Portraits & Such III : Less Portraits, More Such

a solo exhibition by mike pavol @ dvaa

Exhibition Runs: march 17th - april 7th, 2019


public Opening Reception:

Sunday, March 17th, 1-5pm

Artist Talk:

Thursday, March 28th, 6-7pm

Closing Reception:

Sunday, April 7th, 12-5pm

About the exhibition:

Ricocheting between oil painting, shrinky dink, and ball-point pen on paper, Mike Pavol's work of the past couple of years continues to explore representation, process versus product, artifact and reproduction, and things he finds just plain old interesting. And, in his own words, he “continues his perfect record of being unable to reconcile any of it into a cohesive statement.”

About the Artist:

“I came to Philadelphia from Phoenix AZ in 1988 with a head full of modernism (BA Arch., Va Tech 1986), punk rock and youthful stabs at art, all of which barely co-habited.  Taking night classes at Fleischer and PAFA, I fell under the influence of Christine Lafuente, and her enthusiastic pursuit of observation and paint. I plunged in, enjoying the challenge and direction though slightly concerned about where all this was headed.   In 2002, a show of Edwin Dickinson’s work, and the variety of routes he explored gave me the nudge I needed to include all of my concerns and ideas as painter, designer and person. Also, letting the leftovers and the unintended be as important as the target, prompted by a brief meeting with John Cage in 1986, began to leach into my perception and work. Less was I an automaton that channeled unedited visual information (former ideal) and more was I a guy making decisions and choices on how and what to paint. I became less concerned with displaying a cohesive artistic philosophy or perceived consistency, and more with using my experience, intuition, and curiosity to give a direction, while the internal logic and rules of the individual painting provide boundaries and limits, that can be respected or violated.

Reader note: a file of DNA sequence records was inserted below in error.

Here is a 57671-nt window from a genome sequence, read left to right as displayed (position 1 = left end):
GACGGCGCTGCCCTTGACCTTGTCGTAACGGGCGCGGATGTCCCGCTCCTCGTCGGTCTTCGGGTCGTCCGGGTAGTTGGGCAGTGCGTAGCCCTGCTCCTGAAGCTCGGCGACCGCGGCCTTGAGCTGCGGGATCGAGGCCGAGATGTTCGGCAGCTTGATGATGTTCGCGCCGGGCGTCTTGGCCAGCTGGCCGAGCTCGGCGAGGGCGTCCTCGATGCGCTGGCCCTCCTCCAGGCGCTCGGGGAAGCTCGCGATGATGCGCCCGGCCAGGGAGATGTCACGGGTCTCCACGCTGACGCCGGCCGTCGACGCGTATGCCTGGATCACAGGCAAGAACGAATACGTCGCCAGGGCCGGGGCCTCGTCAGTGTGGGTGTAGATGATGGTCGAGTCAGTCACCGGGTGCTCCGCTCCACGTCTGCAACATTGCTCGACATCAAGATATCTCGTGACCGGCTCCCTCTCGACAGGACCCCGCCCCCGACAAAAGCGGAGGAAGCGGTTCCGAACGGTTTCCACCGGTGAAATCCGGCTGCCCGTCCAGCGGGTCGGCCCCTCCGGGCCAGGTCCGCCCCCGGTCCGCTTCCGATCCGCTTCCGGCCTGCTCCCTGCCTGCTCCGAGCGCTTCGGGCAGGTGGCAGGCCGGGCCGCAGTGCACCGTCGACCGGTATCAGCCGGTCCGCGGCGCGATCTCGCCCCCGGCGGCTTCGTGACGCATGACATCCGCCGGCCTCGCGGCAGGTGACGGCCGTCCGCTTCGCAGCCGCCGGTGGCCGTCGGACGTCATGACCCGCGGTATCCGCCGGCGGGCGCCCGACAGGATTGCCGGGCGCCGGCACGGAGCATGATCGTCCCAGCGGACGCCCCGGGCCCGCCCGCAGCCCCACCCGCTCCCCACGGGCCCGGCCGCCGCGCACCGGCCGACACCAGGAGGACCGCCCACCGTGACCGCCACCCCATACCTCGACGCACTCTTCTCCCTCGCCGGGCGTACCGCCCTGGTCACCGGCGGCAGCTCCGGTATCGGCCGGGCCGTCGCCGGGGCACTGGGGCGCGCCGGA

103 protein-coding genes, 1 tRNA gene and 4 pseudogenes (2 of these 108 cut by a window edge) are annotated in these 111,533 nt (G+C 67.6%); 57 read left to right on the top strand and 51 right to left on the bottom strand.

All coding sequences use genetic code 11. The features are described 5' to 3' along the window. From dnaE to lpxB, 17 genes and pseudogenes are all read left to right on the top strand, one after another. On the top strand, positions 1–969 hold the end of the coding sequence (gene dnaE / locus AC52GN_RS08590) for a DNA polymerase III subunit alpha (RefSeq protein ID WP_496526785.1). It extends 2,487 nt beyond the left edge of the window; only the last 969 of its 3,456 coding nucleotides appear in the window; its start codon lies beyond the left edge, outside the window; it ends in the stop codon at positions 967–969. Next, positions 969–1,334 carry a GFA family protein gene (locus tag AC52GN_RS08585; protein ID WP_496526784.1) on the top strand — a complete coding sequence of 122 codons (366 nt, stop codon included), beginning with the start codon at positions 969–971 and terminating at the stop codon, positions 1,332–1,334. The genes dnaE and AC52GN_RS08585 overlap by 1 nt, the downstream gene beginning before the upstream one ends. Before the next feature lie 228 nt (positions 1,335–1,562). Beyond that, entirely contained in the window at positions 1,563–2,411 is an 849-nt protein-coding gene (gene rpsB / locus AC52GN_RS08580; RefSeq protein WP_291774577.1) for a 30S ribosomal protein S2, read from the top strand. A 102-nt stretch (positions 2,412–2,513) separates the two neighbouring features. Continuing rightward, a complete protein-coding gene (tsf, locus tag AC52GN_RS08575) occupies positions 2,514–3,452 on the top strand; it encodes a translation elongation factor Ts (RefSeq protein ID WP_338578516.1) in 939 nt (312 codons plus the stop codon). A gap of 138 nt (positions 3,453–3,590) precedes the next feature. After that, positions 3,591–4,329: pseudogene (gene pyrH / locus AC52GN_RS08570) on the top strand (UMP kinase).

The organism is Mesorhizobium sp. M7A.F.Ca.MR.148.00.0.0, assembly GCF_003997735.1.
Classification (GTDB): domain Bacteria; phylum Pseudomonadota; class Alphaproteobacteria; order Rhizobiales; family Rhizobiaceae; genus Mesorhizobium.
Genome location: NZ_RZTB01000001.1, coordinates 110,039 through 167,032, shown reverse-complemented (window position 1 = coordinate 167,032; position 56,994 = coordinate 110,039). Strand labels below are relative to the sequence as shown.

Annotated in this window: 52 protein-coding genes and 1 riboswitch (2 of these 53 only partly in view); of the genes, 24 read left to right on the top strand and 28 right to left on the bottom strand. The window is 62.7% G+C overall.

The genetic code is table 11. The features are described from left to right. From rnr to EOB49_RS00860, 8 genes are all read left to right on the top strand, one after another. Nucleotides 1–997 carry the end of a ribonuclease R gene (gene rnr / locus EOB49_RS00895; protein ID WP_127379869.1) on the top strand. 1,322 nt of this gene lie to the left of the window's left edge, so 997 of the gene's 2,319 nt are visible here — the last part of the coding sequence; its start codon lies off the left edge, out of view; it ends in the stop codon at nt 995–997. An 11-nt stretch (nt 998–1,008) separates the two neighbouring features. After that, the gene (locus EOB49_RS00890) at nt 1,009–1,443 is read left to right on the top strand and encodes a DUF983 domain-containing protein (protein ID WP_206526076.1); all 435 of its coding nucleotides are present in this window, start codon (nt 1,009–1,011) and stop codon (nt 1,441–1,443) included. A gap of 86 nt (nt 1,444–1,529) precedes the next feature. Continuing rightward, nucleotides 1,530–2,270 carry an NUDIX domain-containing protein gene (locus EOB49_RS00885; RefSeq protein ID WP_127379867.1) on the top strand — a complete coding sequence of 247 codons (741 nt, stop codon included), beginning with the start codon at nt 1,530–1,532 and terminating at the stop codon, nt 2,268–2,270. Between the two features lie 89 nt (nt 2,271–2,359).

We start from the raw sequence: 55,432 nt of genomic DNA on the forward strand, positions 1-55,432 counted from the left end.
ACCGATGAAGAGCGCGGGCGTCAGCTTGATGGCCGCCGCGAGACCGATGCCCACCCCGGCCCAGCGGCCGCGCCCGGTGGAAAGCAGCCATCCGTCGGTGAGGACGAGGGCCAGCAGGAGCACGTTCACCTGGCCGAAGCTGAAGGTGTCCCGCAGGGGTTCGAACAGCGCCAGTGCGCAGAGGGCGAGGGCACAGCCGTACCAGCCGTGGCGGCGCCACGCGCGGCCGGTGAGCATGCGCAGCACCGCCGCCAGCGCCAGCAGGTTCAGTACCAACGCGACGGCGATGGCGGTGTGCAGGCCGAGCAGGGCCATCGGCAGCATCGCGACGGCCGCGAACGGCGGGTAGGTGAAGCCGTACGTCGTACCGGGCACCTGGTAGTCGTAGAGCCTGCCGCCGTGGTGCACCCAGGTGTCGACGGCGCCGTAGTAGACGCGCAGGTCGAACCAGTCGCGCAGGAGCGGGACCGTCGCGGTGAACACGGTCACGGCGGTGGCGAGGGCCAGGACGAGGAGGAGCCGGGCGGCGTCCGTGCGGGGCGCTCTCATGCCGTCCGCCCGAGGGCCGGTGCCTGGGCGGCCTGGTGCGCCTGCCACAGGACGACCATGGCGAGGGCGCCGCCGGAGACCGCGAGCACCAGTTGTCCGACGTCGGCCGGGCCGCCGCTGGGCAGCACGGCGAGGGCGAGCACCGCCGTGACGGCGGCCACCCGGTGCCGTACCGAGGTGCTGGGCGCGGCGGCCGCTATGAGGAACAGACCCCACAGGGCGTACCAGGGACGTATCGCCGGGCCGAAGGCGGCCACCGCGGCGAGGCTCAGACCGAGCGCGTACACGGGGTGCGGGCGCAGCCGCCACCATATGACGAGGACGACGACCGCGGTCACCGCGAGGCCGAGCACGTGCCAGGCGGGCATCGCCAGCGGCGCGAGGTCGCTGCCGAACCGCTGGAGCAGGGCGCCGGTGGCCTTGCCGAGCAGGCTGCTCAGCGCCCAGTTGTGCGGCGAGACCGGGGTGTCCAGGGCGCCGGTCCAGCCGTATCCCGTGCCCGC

With my trials and tribulations educating and changing me daily, compounded by my deceptive and flaky nature as a visual artist, one should regard the above statement as suspicious at best, and delusional at worst.  I hope none of this detracts from your viewing of the show.”